“I am Love.” An Italian film from 2010. Tilda Swinton plays Emma, the repressed wife of a wealthy Milanese businessman set to inherit, along with their son, the family business and masses of wealth. This is a movie about the extremely privileged, a social class my father takes offense at, but forget that, I had read the review in the New Yorker and dragged him to it anyway. I was home for a brief visit; we were desperate, for we’d each already seen everything else out in theaters. Just before leaving the house, I warned my father about an apparent sex scene with a prawn we were about to witness, and that if he wasn’t OK with that then we didn’t have to go. Of course he quickly shrugged me off, ever the competitor, saying, if I could handle it so could he.
Start with the musical score, pulsing, dramatic, I was immediately entranced, if not enraptured by the film, as was my father, I could tell. The movie is sensually driven, stunning to look at, drifting through the purple fog of Milan in winter, those beautiful Italian creatures in their finely cut clothes, the sumptuous food, and sleek, modern lines of the mansion they live in.
“The best sex you will get all year,” said the New Yorker, about Emma and that prawn—totally overrated… Emma is eating seafood at a fine restaurant and with each slow, suckling bite surreal ruminations swim around in her head. But the scene was over pretty quickly I remember, to my immense relief …until, and this I wasn’t prepared for, a much more vivid and intensely drawn out sex scene that came much later in the film, one the New Yorker had not mentioned (how could they not have mentioned it?)—Emma, awakened, becoming one with her young lover, nature, and earth all at once. If you could define the difference between sex and making love, this scene might be it (for the women anyway). No score, just the buzzing of bees and birds and wild flowers swaying in a breeze, sunlight dappling through the trees onto the full light of their naked flesh.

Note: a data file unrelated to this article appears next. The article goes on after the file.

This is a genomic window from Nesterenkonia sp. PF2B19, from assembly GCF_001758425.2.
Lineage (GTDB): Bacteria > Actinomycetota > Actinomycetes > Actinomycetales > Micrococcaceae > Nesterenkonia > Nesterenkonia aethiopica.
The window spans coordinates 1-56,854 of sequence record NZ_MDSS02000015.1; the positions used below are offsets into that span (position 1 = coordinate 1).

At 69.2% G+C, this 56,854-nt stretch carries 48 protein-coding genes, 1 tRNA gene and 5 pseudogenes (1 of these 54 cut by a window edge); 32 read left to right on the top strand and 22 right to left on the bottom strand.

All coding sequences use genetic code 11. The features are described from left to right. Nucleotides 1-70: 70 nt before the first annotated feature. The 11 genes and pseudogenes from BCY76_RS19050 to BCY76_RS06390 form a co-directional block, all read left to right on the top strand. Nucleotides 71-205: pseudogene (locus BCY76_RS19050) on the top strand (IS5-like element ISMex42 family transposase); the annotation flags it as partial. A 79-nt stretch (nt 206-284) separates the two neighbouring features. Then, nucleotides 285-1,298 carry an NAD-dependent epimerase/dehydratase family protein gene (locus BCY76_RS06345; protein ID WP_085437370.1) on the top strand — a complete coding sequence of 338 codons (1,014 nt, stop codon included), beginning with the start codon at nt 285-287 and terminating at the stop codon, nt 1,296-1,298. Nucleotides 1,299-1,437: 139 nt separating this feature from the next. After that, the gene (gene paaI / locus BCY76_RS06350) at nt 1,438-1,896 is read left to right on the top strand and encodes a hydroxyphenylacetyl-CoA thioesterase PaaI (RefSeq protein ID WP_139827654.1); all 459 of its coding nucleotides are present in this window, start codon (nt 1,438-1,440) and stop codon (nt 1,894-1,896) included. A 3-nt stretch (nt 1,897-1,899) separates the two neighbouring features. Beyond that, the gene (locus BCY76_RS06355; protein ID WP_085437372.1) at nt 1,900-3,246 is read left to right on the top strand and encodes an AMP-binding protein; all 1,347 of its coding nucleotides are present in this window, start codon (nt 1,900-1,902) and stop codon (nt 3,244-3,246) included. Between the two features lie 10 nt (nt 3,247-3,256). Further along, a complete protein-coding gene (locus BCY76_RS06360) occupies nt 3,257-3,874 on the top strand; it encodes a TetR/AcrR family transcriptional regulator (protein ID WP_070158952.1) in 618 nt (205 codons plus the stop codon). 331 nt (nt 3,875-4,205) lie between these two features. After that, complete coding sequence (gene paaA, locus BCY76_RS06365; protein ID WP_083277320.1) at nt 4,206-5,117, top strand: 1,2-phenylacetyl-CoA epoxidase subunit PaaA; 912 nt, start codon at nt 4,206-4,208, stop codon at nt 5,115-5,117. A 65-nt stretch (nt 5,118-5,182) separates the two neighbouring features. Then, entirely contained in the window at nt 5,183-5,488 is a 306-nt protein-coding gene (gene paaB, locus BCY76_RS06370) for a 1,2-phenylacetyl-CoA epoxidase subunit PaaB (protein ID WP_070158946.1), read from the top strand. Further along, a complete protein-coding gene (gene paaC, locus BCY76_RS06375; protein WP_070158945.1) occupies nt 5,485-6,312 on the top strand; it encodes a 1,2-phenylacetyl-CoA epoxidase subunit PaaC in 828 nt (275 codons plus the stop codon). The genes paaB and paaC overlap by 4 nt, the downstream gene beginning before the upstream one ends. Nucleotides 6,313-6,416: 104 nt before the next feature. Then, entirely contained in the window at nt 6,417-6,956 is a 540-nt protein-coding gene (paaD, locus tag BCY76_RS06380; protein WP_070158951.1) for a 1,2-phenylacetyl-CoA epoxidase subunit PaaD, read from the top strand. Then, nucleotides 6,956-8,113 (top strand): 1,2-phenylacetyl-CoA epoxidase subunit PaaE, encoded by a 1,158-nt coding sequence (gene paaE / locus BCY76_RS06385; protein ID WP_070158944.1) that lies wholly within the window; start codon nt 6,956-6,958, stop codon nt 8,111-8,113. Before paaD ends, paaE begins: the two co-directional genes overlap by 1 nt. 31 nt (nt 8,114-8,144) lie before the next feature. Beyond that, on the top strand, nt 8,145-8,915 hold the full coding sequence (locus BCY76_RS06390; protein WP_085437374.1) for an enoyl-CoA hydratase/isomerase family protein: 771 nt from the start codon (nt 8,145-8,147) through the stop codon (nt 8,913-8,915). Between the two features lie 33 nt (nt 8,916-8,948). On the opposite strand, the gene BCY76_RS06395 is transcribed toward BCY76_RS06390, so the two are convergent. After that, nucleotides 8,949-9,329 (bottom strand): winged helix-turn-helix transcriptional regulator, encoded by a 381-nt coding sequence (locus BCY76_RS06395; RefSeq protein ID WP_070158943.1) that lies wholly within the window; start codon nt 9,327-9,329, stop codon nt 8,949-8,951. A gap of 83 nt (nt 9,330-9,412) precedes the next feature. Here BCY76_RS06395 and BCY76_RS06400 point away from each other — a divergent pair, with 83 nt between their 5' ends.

I’m getting carried away here now, but back then, next to my father, my only thoughts were, “When the hell is this going to be over.” Five, ten, maybe fifteen minutes went by, whatever it was felt like hours, and I kicked myself for my arrogance, for being perhaps a little like the film—pretentious? For this wasn’t a film as much as watching the slow explosion of color in a painting at the MOMA, one you have stood before for some time trying to interpret. “The Tree of Life” comes to mind, “Melancholia,” “Take Shelter,” all so vividly sensual and cinematographically gorgeous; you feel like you have stepped into a piece of art. I know most people don’t go to movies for this reason, but, if nothing else, you should see “I am Love” for this one scene, and make sure to have a handsome, possibly foreign, fully imagined lover next to you, and not your father, however open minded he is.